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An innovative new drug delivery system to help treat brain cancer

The EU-funded POTENT project has been developing a new type of drug delivery system for glioblastoma, an aggressive form of brain cancer. It can considerably improve treatment outcomes for patients and increase their life expectancy. Clinical trials could start in 2 to 4 years, a step closer to making the system available for the patients that could most benefit from it.

©Kateryna_Kon #158763512, source: 2021

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Out of all cancers, glioblastoma is one of the worst. It’s the most frequent and aggressive of all brain tumours and there is no cure. Patients often have to undergo surgery, chemotherapy and radiotherapy for a less than 10 % chance of making it 5 years post-diagnosis.

Researchers working to discover a long sought-after treatment have been hitting a wall both conceptually and literally. As Paolo Decuzzi, senior researcher and professor at the Italian Institute of Technology, explains: “The main issue with glioblastoma is that it is ‘protected’ by the most impermeable biological barrier – the blood brain barrier. Potent chemotherapeutic agents, oligonucleotides for targeted therapy, antibodies for immunotherapies and conventional nanomedicines have a hard time crossing this barrier. Even in the rare cases when they succeed, the therapeutic molecules do not bio-distribute evenly within the tumour cells and leave residual malignant cells in the brain that reactivate within a few months after surgery.”

Decuzzi believes the solution may lie in a new generation of implantable drug delivery systems. Under the EU-funded POTENT project that was supported by the European Research Council (ERC), he developed mMESH, a delivery system that can be compartmentalised to welcome different therapeutic agents such as small drug molecules, peptides, antibodies, RNAs and nanomedicines.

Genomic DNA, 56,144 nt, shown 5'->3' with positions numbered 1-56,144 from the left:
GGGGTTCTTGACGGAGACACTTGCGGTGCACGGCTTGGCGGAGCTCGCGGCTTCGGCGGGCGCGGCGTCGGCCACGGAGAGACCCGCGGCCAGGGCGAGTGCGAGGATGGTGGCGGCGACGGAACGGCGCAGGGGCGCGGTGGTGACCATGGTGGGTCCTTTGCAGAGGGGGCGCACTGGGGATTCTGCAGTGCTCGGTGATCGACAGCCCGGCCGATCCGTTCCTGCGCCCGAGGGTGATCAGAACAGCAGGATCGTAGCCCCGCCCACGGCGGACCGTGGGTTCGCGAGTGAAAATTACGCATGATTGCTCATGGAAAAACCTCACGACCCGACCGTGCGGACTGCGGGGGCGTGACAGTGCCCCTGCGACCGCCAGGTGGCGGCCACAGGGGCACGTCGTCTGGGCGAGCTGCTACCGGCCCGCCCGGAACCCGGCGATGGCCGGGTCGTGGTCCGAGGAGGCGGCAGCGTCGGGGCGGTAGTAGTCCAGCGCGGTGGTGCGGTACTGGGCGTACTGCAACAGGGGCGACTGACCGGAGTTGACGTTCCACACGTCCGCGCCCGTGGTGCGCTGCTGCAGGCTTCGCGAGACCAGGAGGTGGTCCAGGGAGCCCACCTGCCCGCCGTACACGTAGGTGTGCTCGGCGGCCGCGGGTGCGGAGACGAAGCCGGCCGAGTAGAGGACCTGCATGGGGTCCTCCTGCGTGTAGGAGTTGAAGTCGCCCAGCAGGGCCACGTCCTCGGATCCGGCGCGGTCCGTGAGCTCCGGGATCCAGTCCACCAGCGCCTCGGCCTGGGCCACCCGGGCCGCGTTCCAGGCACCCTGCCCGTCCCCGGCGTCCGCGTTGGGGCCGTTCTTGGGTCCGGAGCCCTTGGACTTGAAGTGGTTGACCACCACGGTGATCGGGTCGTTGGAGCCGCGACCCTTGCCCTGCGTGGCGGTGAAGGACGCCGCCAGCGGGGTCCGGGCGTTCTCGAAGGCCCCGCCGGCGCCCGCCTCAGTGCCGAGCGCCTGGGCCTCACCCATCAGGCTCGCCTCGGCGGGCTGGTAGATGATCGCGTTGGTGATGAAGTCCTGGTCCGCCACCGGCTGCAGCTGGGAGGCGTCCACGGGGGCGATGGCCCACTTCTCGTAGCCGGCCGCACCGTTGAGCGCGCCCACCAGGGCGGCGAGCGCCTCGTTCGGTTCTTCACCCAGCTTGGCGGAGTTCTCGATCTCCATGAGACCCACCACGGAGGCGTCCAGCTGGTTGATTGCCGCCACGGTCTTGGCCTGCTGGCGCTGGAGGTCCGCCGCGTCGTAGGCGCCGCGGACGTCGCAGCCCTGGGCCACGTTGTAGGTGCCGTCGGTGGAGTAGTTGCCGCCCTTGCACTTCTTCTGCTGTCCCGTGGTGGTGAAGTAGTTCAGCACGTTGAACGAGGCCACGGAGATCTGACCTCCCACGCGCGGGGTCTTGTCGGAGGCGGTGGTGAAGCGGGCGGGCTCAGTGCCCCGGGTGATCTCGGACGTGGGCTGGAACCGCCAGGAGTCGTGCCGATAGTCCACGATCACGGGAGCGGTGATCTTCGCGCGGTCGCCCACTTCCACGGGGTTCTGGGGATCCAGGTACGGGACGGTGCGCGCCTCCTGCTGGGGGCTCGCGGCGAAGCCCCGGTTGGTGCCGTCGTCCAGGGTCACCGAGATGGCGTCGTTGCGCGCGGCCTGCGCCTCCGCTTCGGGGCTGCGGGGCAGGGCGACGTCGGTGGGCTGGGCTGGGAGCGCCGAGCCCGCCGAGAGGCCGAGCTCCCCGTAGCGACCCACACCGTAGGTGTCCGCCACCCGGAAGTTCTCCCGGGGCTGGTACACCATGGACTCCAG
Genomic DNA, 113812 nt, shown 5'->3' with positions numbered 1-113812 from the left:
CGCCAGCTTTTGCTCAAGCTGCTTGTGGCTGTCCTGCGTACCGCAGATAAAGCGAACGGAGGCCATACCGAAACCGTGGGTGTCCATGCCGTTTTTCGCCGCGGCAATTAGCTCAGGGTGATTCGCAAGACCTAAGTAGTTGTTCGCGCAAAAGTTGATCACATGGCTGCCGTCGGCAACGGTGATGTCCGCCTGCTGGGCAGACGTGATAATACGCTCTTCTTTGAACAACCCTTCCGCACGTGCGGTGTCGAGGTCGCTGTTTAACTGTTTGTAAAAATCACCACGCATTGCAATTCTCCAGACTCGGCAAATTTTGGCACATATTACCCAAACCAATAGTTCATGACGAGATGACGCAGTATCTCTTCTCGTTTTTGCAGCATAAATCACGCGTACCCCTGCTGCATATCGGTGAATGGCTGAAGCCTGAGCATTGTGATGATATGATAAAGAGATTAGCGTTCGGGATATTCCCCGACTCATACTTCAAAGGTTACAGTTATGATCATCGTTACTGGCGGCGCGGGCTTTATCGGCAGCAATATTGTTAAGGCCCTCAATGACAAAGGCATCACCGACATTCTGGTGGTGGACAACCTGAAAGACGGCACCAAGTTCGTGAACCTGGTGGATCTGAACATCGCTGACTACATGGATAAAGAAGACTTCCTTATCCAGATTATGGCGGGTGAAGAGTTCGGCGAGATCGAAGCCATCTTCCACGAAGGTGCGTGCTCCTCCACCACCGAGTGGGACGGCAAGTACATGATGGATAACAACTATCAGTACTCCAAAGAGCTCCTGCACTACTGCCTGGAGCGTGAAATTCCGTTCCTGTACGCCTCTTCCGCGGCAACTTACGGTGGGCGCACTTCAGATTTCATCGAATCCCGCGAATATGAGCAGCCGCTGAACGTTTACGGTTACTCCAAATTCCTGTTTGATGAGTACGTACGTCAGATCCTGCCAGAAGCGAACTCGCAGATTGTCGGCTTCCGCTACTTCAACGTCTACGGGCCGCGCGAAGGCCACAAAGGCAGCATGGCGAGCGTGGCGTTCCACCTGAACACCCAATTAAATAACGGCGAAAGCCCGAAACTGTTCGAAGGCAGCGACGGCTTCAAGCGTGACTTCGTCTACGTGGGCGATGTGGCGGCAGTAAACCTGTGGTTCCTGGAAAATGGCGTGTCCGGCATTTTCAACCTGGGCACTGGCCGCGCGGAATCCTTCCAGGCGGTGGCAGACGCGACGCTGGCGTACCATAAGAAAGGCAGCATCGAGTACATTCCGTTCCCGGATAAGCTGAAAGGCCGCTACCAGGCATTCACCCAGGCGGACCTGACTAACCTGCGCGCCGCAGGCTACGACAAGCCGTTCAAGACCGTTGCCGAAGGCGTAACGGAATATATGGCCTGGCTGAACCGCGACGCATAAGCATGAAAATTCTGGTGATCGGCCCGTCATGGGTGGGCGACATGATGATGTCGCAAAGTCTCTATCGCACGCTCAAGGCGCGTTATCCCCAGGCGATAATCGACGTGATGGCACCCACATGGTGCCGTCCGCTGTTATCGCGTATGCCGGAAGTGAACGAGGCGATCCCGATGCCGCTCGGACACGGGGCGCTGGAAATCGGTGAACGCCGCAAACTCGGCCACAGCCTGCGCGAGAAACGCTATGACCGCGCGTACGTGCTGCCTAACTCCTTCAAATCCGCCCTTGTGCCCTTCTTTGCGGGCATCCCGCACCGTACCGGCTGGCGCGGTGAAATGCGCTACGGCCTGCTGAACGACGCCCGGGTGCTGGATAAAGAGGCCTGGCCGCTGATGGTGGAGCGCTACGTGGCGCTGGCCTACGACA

A smart delivery system

Unlike existing implantable wafers, which are too rigid to adapt to the tumour’s surface, mMESH is made of a microscopic grid (mesh) of polymeric strains that can readily conform to biological surfaces with complex geometries. This greatly facilitates interaction between the drug delivery system and surrounding malignant tissue, ensuring a uniform distribution of the therapeutic agents in the process.

“Our solution is better than injectable gels, too,” Decuzzi remarks. “These gels fill up the entire resected cavity and often bring excessive doses of drugs to the brain, leading to neurotoxic effects. By comparison, mMESH releases the right concentrations of drugs, limits itself to tumour margins and propels the drugs deeper into the malignant tissue.”

What’s really interesting about mMESH is the drug compartments operate in a well-defined sequence. The first compartment dissolves within several hours to a few days and releases the most potent chemotherapeutic agents. The second compartment follows with molecules that enhance chemotherapy released over several weeks or months. As Decuzzi notes: “The type of therapeutic agent and its release rate can be fine-tuned during the fabrication process and tailored to the specific needs of the patient. The use of complex combination therapies is particularly important in glioblastoma which is characterised by its biological heterogeneity in both space and time.”

mMESH is also made of small amounts of biodegradable polymers, which means that it will dissolve completely without inducing any significant neurotoxicity. Preclinical models already show massive survival rate improvements compared to current clinical standards.

The project was completed in 2020, but Decuzzi has been actively optimising and developing further applications for mMESH. “We are testing different therapeutic agents to deliver antibodies for immunotherapies and cocktails of RNA molecules to improve even further the selectivity and efficacy of the treatment. We are also conducting a number of mechanical characterisations. The idea is to improve the stability and ability of the mMESH to conform to complex surgical surfaces and deliver drugs even deeper into the diseased tissue. Finally, we are involved in different ‘biotechnology accelerators’ to help launch a company that could attract investors, private/public foundations and patients’ associations to further support the preclinical development and clinical integration of our drug delivery technology.” If all goes according to plan, clinical testing could start within 2 to 4 years.

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Project details

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Total cost
€ 2 390 000
EU Contribution
€ 2 390 000
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